Mr. Ole Christian M. Kvarme, Norwegian Bishop of the Church of Norway and former Bishop of Oslo, visited the University of Rijeka on Friday, September 17, 2021. He visited the UNIRI Rectorate, where he was welcomed by Madam Rector, Prof. Snježana Prijić-Samaržija, Ph.D., with associates, i.e. Assist. Prof. Nebojša Zelič, Ph.D., and Assist. Prof. Zoran Grozdanov, Ph.D., both from the UNIRI Center for Peace and Conflict Studies.
The Bishop arrived accompanied by Mr. Stein Villumstad, General Secretary of European Council of Religious Leaders-Religions for Peace since January 2011, with extensive experience in interreligious dialogue, international development, conflict transformation, and human rights.
This is the Bishop’s second visit to the University. He first visited Rijeka in 2019, when negotiations on the establishment of the UNIRI Center for Peace and Conflict Studies had just begun. Today, the Center actively cooperates with the Church of Norway, and through joint projects seek to encourage interreligious dialogue, social engagement and social sensitivity.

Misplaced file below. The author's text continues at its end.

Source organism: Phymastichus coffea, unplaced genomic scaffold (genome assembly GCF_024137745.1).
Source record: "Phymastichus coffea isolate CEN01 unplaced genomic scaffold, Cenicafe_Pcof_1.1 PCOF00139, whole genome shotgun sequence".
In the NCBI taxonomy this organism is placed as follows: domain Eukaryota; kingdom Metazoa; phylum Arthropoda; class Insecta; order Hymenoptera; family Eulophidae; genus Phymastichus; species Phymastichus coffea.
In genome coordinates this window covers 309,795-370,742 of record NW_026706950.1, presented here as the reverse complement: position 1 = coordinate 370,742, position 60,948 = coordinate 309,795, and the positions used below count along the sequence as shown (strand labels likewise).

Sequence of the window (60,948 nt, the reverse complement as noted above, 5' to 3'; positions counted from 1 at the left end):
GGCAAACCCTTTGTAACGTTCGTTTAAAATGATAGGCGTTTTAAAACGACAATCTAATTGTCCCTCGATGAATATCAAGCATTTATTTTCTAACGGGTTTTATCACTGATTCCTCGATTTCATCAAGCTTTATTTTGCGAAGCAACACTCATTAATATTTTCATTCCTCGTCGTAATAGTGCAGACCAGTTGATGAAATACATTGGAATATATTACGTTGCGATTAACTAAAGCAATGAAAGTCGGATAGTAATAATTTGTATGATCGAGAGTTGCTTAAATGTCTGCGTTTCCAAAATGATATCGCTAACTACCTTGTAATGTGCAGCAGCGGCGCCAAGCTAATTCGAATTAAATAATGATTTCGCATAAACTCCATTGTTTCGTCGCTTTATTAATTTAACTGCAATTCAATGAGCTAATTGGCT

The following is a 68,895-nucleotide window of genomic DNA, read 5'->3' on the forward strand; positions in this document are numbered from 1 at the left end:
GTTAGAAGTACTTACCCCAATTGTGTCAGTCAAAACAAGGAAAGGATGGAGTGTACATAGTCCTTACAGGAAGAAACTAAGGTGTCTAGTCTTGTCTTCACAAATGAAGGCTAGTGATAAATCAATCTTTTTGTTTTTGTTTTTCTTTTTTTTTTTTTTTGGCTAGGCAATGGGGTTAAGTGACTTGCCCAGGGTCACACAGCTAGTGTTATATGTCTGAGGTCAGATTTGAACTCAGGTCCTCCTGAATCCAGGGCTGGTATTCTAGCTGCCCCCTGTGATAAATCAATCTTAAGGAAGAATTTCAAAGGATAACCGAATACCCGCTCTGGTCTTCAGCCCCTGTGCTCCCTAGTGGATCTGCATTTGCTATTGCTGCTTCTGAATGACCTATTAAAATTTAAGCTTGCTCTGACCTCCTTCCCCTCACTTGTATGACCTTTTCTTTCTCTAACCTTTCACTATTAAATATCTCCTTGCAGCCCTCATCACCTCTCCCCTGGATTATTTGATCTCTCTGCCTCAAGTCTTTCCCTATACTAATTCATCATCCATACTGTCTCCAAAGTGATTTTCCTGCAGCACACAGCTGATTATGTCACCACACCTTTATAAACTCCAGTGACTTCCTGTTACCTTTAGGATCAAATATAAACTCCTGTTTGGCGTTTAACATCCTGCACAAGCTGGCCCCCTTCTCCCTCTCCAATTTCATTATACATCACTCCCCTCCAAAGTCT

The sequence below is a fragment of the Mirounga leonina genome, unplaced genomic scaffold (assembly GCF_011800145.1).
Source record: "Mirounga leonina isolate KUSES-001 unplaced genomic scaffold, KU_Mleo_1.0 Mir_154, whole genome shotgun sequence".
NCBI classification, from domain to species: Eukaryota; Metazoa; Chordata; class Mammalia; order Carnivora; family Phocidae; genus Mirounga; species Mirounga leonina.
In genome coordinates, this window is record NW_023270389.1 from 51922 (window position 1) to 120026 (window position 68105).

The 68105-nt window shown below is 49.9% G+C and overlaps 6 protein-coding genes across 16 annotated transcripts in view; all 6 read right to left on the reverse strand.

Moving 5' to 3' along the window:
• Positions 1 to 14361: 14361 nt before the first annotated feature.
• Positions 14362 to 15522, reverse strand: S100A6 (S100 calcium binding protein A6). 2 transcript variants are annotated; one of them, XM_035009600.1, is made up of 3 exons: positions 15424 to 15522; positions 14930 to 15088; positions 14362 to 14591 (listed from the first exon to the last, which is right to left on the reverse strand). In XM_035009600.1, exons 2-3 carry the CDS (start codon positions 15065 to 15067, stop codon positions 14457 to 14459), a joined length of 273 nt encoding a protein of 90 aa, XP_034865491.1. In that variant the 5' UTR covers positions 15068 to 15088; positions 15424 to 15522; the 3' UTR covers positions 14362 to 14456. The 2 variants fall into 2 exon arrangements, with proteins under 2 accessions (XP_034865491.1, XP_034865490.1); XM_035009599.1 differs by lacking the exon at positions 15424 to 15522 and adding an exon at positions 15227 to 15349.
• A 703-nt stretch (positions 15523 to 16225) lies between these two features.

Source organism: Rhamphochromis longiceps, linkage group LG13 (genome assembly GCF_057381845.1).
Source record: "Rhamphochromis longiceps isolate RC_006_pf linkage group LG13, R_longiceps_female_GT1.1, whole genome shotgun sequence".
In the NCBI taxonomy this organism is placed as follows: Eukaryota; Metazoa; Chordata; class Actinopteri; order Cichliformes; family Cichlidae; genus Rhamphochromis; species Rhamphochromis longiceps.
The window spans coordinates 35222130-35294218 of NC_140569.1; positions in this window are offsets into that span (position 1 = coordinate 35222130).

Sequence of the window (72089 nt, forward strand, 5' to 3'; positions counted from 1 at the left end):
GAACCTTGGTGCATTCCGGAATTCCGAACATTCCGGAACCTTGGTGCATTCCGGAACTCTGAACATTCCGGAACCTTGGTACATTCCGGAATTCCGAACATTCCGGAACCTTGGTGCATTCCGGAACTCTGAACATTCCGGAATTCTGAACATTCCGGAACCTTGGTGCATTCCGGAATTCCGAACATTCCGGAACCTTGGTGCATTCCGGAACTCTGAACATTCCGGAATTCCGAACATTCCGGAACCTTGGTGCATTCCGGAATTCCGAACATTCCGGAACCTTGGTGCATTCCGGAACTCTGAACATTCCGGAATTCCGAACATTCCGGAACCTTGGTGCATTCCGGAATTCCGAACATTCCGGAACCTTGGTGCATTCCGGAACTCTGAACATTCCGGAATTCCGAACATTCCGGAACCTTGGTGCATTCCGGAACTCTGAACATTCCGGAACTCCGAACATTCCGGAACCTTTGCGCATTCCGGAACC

During his stay in Croatia with the aim of further promoting interreligious dialogue in the Balkans and Southeast Europe, Bishop Kvarme met with various religious leaders and advocates of interreligious dialogue, including Croatian journalist, theologian and activist Drago Pilsel, head of the Serbian Orthodox Church Patriarch Porphyry, apostolic Nuncio to Croatia Giorgio Lingua and numerous theologians from Croatia, Serbia and Bosnia and Herzegovina. During his stay in Rijeka, he will also meet with the Archbishop of Rijeka, Mate Uzinić.
Bishop Kvarme, who has lived in the Middle East for many years, said the Balkans were particularly vulnerable to religious intolerance and conflict, especially because of the common past, heritage, and growing mention of the Homeland War, the consequences of which are still felt today – 26 years after.
Rector Prijić-Samaržija emphasized the importance of universities and the education system in general in promoting interreligious dialogue and the need for critical reflection on available information, which only seems to deepen conflicts and cause frustration.